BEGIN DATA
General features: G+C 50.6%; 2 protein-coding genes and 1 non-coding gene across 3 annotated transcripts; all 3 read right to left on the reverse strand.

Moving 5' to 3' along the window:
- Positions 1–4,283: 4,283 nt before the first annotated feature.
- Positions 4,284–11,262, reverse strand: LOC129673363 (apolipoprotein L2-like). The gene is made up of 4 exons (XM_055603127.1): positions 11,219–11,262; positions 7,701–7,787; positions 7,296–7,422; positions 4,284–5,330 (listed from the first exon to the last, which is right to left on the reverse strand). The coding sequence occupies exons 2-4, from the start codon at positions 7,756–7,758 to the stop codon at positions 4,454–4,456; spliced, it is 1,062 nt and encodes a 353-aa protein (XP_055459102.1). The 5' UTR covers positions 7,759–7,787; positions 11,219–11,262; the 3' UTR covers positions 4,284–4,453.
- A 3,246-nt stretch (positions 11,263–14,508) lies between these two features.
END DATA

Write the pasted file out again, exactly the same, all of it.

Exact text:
General features: G+C 50.6%; 2 protein-coding genes and 1 non-coding gene across 3 annotated transcripts; all 3 read right to left on the reverse strand.

Moving 5' to 3' along the window:
- Positions 1–4,283: 4,283 nt before the first annotated feature.
- Positions 4,284–11,262, reverse strand: LOC129673363 (apolipoprotein L2-like). The gene is made up of 4 exons (XM_055603127.1): positions 11,219–11,262; positions 7,701–7,787; positions 7,296–7,422; positions 4,284–5,330 (listed from the first exon to the last, which is right to left on the reverse strand). The coding sequence occupies exons 2-4, from the start codon at positions 7,756–7,758 to the stop codon at positions 4,454–4,456; spliced, it is 1,062 nt and encodes a 353-aa protein (XP_055459102.1). The 5' UTR covers positions 7,759–7,787; positions 11,219–11,262; the 3' UTR covers positions 4,284–4,453.
- A 3,246-nt stretch (positions 11,263–14,508) lies between these two features.